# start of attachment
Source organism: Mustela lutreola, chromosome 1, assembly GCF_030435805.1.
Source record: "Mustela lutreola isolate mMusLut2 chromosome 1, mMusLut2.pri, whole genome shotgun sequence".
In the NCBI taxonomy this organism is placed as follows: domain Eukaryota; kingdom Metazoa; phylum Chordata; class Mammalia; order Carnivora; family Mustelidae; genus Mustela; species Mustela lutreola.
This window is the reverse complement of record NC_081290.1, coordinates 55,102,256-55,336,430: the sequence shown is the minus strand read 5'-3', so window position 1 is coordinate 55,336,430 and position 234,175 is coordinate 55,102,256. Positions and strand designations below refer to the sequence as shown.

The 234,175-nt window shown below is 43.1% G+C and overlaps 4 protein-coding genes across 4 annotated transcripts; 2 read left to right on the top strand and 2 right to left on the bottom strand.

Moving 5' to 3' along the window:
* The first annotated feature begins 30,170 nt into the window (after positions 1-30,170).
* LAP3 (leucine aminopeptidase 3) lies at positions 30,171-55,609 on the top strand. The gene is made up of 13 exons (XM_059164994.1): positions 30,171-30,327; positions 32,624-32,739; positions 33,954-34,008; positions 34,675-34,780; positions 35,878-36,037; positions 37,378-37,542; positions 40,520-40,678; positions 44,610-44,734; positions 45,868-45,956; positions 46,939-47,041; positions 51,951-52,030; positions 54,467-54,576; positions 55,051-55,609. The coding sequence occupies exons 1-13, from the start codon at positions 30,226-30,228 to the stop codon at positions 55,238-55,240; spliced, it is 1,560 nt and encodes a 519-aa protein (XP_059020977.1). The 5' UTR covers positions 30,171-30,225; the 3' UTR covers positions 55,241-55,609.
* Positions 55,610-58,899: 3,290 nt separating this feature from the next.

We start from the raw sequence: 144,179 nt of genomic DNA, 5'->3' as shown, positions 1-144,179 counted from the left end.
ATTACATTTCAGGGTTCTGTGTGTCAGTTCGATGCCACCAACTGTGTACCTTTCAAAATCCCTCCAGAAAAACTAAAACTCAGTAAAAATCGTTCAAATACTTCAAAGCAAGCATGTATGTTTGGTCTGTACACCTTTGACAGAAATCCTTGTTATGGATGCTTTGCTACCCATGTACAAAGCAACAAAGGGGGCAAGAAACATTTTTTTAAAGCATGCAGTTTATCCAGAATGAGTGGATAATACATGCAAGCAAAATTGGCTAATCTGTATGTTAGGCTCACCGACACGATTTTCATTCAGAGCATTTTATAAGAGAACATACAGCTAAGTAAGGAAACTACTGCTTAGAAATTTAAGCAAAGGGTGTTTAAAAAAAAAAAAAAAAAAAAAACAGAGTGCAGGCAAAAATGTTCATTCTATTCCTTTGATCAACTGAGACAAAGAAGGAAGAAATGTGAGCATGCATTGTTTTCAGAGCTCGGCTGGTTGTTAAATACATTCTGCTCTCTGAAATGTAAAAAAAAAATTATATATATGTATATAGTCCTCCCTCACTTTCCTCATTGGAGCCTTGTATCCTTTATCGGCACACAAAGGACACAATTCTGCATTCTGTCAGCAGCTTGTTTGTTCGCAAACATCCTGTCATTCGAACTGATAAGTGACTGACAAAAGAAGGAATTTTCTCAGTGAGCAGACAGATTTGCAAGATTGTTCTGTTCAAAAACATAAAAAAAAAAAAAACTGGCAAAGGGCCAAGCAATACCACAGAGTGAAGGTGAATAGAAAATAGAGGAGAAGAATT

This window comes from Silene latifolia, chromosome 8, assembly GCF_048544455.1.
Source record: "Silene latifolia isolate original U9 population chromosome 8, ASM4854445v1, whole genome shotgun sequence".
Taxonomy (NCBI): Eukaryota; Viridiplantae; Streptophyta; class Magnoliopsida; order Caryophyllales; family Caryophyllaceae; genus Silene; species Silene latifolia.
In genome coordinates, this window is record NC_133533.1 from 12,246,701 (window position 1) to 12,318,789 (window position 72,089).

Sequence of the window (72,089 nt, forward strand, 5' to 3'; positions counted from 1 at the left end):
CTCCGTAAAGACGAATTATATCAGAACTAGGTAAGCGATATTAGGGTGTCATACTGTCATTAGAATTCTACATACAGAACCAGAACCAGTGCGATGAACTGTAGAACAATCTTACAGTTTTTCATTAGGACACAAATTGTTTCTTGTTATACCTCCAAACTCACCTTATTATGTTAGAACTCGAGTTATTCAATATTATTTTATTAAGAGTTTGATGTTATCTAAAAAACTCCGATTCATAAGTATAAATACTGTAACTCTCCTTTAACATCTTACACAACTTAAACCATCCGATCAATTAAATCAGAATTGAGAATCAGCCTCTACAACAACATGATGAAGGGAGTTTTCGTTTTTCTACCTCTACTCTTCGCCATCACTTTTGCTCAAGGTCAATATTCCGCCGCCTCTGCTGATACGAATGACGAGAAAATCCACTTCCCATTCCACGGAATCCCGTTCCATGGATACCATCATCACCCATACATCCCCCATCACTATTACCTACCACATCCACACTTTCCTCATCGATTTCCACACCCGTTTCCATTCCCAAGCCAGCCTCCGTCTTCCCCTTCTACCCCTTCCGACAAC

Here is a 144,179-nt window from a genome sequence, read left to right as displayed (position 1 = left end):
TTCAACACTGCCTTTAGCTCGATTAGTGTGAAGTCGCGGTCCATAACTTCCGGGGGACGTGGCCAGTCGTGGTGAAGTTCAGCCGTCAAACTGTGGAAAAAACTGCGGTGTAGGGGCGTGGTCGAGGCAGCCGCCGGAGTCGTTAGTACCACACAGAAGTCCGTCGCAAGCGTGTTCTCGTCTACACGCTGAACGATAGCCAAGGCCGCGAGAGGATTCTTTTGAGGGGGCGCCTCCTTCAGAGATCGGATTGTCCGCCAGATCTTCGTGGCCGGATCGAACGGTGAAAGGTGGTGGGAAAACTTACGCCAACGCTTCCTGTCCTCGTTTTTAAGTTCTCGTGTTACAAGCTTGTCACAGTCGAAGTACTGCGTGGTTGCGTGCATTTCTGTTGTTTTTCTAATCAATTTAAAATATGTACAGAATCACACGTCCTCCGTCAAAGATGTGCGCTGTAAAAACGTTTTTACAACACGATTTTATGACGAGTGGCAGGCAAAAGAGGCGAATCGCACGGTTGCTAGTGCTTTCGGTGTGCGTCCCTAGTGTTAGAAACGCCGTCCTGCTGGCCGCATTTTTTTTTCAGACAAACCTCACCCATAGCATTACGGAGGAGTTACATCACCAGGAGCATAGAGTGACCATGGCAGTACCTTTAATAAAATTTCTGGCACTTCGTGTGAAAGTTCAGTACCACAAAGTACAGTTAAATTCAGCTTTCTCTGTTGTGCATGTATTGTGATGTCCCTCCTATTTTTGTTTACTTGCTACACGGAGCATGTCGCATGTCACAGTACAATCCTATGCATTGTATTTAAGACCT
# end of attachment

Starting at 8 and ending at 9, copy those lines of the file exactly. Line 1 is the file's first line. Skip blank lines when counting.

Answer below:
* LAP3 (leucine aminopeptidase 3) lies at positions 30,171-55,609 on the top strand. The gene is made up of 13 exons (XM_059164994.1): positions 30,171-30,327; positions 32,624-32,739; positions 33,954-34,008; positions 34,675-34,780; positions 35,878-36,037; positions 37,378-37,542; positions 40,520-40,678; positions 44,610-44,734; positions 45,868-45,956; positions 46,939-47,041; positions 51,951-52,030; positions 54,467-54,576; positions 55,051-55,609. The coding sequence occupies exons 1-13, from the start codon at positions 30,226-30,228 to the stop codon at positions 55,238-55,240; spliced, it is 1,560 nt and encodes a 519-aa protein (XP_059020977.1). The 5' UTR covers positions 30,171-30,225; the 3' UTR covers positions 55,241-55,609.
* Positions 55,610-58,899: 3,290 nt separating this feature from the next.